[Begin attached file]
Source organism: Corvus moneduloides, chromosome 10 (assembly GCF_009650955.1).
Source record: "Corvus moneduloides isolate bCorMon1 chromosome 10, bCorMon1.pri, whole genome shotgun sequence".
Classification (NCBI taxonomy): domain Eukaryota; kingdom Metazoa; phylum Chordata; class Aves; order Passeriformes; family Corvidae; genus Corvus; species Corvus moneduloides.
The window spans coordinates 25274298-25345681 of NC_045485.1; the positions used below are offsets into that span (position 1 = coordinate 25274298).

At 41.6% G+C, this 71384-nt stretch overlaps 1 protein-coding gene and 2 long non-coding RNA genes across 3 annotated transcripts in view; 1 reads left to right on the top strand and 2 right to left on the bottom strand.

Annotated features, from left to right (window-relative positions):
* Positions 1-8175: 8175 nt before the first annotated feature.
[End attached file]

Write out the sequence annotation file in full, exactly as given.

Source organism: Corvus moneduloides, chromosome 10 (assembly GCF_009650955.1).
Source record: "Corvus moneduloides isolate bCorMon1 chromosome 10, bCorMon1.pri, whole genome shotgun sequence".
Classification (NCBI taxonomy): domain Eukaryota; kingdom Metazoa; phylum Chordata; class Aves; order Passeriformes; family Corvidae; genus Corvus; species Corvus moneduloides.
The window spans coordinates 25274298-25345681 of NC_045485.1; the positions used below are offsets into that span (position 1 = coordinate 25274298).

At 41.6% G+C, this 71384-nt stretch overlaps 1 protein-coding gene and 2 long non-coding RNA genes across 3 annotated transcripts in view; 1 reads left to right on the top strand and 2 right to left on the bottom strand.

Annotated features, from left to right (window-relative positions):
* Positions 1-8175: 8175 nt before the first annotated feature.